3 thoughts on “EDP: Update: More than 2,900 people sign online petition to save the Ashcroft residential home”

  1. i only found ashcroft last year but i was at a very very bad place and without them stepping in and giving there support i dont know where iwould be now ive been back again for respite and have to say the place is like a second home the ladies are all so lovely and whatever they are going through make you feel very welcome and its also nice to see ladies who were there at my first visit to see how well they have come on…none of this would be possible without the wonderful work of the staff who are there for you 24/7 always there to listen to you and notice when your feeling down …dont let ashcroft close where will the ladies go? and what about the staff not yet more job losses please.  i still need ashcroft like many others am now worried sick about whats going to happen…..think long and hard before closing such a helpful place…think of the consquences!!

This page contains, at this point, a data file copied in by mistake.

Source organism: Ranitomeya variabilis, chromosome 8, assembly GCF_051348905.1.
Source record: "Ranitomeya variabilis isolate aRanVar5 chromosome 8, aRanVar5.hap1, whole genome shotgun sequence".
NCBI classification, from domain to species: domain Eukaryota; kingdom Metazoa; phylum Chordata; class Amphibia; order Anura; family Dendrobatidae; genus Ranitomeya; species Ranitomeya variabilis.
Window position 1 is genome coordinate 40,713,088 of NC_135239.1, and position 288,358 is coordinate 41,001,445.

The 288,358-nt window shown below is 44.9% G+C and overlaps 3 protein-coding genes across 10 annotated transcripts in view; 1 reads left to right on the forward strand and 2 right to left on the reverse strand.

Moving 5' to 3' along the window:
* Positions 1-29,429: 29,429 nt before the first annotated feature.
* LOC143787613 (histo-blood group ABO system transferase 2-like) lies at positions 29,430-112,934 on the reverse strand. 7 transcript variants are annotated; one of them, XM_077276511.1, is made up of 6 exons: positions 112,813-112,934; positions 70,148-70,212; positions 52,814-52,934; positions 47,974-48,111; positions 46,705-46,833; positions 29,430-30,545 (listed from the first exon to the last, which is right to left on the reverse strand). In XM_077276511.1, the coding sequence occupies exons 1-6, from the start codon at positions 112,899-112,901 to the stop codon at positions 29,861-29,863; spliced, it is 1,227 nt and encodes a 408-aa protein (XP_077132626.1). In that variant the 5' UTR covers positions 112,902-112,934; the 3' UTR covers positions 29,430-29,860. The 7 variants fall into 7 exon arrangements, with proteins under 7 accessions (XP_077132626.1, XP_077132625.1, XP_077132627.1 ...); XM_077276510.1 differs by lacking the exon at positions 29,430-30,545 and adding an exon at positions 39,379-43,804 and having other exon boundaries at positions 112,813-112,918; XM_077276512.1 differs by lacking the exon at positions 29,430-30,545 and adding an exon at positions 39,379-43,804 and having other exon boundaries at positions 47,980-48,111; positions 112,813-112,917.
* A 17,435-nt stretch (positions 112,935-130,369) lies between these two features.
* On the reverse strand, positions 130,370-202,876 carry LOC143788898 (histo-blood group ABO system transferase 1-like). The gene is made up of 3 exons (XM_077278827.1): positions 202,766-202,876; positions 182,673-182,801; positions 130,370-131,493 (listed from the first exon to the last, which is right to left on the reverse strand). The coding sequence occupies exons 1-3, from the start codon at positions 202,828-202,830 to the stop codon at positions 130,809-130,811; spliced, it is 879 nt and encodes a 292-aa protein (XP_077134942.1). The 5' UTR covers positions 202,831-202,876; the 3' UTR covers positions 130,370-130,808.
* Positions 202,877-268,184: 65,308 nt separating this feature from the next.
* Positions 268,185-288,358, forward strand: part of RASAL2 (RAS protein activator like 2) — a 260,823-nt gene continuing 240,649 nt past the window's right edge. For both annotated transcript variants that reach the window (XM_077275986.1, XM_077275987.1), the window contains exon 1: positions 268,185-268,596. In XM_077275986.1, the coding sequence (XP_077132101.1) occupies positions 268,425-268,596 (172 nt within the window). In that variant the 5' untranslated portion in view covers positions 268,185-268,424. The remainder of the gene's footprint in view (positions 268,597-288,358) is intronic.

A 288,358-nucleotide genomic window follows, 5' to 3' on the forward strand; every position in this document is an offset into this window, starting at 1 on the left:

2. The value of all this collective experience, hard won over time cannot be quantified. These small specialist units perform a vital service within mental health, offering the time intensive support and care that larger general mental health inpatient units cannot because of staffing constraints and the nature of their therapeutic milieu.


    Closing them is utterly short sighted.- Please listen to the experiences and views of these service users. They know that there is little else out there for them.

  3. The economics of this are just crazy.

    Ashcroft costs £745 per week, which is £106 per night.

    The average cost of an out of area private hospital bed is £552 per night, which is where many of these vulnerable women could end up if Ashcroft closes, many miles away from home. That’s a cost of £3,864 per week and more than five times the cost.

Leave a Comment

Your email address will not be published. Required fields are marked *

Scroll to Top